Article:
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The high prevalence of myopia has made it the most common cause of blindness in Taiwan and East Asia. it has become an important public health issue in recent decades. A national survey showed that the myopia prevalence was up to 21.5% in 7 years old and 65.9% in 12 years old. Myopia is found to progress rapidly, by approximately -1 diopter (D) per year in schoolchildren after onset of myopia. Early myopia onset generally results in fast and longer duration for myopia progression and, consequently, a higher risk of becoming highly myopia later in life. High myopia (greater than -5 D) can result in cataracts, glaucoma, retinal detachment, choroid neovascularization, macular degeneration, and blindness.
Myopia is an irreversible disease due to axial length elongation of the eyeball. Wearing glasses or refractive laser surgery both could not cure this disease of eyeball elongation, just only correct the refractive status.
Therefore, a strategy to postpone the age of myopia onset is important and emerge necessity for decreasing the high myopia prevalence in future generations. Based on evidence medicine, this program strategies including: “Propagandizing myopia disease can lead blindness”, “outdoor activities to prevent myopia“, ”medical treatment of myopia to prevent further blindness”, and “30 minutes of near work followed by a 10 minute break”. Separately, improving the new concept of myopia prevention to teachers, children, and parents; encouraging students spending recess time outside of the classroom and increase diversified outdoor courses. We expect that this schoolchildren vision care program would delay onset of myopia in schoolchildren and decrease the severe impact of high myopia later in future.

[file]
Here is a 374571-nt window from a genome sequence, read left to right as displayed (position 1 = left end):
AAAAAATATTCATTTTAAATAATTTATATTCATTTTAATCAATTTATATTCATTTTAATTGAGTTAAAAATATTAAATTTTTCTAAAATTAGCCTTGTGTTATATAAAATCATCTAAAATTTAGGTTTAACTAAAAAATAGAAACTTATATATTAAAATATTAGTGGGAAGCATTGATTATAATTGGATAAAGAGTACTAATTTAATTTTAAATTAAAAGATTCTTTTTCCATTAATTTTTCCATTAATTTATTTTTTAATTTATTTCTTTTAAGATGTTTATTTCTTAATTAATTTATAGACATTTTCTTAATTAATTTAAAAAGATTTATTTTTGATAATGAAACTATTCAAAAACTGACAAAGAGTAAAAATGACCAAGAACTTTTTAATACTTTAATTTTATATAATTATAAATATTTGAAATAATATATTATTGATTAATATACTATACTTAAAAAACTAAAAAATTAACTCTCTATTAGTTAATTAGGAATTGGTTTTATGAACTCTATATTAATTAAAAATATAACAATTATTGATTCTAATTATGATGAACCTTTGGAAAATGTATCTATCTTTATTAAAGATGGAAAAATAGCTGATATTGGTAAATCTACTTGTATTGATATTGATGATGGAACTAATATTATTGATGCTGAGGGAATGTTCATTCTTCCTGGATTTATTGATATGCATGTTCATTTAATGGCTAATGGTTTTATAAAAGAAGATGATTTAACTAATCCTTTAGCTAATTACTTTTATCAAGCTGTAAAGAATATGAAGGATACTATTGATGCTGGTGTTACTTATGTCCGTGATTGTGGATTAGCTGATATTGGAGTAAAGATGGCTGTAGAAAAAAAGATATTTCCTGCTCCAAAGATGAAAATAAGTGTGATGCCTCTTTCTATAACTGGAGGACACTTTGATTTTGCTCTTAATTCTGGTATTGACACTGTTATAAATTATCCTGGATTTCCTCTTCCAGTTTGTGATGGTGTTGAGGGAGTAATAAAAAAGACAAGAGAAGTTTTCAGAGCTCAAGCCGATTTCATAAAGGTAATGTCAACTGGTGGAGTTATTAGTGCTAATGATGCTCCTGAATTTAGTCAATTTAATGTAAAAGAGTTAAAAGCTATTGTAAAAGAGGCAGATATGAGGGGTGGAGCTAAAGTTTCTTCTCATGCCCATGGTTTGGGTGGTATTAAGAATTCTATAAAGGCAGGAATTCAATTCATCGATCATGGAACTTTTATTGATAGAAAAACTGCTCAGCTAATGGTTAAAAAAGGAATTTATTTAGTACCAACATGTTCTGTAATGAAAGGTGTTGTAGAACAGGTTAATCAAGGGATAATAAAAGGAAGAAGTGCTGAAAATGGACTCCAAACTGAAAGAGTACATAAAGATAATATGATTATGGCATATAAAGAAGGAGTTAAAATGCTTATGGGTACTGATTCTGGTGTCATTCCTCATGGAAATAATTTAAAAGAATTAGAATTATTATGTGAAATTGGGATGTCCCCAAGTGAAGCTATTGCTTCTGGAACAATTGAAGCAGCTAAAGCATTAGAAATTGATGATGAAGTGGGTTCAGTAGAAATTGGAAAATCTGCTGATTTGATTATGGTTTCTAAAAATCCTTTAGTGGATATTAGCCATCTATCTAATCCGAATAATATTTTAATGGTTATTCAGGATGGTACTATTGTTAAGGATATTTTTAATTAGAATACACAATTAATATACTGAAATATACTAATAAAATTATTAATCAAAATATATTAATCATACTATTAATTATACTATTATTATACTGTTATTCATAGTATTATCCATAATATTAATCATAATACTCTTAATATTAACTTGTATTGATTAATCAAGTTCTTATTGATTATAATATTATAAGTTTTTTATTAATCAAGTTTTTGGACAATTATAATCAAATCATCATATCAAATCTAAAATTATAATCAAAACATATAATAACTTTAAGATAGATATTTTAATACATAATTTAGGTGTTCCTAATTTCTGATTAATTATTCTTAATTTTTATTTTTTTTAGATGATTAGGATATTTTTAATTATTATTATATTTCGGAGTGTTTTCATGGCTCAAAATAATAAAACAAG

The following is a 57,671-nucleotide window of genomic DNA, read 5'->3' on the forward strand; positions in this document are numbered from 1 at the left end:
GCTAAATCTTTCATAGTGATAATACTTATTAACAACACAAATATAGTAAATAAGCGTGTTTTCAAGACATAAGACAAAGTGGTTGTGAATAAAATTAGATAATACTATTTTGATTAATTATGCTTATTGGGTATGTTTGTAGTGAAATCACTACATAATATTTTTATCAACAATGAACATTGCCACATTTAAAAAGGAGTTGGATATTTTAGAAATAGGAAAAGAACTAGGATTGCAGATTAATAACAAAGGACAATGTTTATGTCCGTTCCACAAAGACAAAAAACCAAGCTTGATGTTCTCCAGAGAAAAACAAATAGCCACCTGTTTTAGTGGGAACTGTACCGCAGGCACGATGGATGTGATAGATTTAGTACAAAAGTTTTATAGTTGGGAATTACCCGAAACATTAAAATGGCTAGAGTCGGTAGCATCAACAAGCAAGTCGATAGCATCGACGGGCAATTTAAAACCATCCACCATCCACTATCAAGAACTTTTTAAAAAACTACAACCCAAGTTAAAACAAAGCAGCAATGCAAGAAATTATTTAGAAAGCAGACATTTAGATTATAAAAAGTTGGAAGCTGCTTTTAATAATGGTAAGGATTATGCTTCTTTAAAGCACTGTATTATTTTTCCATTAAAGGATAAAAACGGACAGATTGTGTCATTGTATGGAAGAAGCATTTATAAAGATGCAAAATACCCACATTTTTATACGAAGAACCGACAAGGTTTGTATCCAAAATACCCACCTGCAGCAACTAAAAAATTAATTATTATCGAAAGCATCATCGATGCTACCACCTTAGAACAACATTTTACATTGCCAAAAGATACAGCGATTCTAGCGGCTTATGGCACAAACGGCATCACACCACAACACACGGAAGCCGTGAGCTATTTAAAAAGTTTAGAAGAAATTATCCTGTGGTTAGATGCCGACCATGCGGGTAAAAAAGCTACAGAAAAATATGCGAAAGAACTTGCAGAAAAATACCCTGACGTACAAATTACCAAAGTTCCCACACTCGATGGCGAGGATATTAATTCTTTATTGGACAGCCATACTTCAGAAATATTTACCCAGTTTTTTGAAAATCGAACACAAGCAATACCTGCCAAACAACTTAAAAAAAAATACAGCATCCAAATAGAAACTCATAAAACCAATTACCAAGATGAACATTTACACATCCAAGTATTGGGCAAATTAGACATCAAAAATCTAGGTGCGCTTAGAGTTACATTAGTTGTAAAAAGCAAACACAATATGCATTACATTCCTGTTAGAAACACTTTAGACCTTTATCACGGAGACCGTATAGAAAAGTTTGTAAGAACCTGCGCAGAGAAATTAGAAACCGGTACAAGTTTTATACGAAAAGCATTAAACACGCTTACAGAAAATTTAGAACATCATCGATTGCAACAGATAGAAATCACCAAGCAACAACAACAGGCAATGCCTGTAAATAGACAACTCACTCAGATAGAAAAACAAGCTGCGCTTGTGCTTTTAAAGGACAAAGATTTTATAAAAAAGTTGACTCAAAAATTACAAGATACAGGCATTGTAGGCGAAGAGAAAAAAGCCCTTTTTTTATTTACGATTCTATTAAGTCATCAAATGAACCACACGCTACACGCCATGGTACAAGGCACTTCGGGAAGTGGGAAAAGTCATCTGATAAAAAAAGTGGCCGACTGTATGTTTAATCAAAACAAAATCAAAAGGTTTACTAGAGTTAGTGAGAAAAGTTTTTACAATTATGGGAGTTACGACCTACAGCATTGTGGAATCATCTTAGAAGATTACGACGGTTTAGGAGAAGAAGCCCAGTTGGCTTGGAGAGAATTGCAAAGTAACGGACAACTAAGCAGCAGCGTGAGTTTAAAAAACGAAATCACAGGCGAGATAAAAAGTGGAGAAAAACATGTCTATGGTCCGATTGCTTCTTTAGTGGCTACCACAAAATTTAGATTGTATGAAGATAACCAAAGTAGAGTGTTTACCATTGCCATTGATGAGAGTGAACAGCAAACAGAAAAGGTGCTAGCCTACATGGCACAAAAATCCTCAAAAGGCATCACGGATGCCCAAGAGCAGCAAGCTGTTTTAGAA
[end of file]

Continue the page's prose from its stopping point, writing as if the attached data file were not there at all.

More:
Policy Implementation:
  1. 1. Enhance teachers, children, and parents received eye health education regarding a new concept of myopia prevention using evidence-based medicine as well as possible complications induced by myopia.
  2. 2. Promote outdoor activities and near work breaks to prevent myopia.
  3. 3. Referrals for follow-up of medical treatment to control myopia progression and so that children’s eye health may be maintained.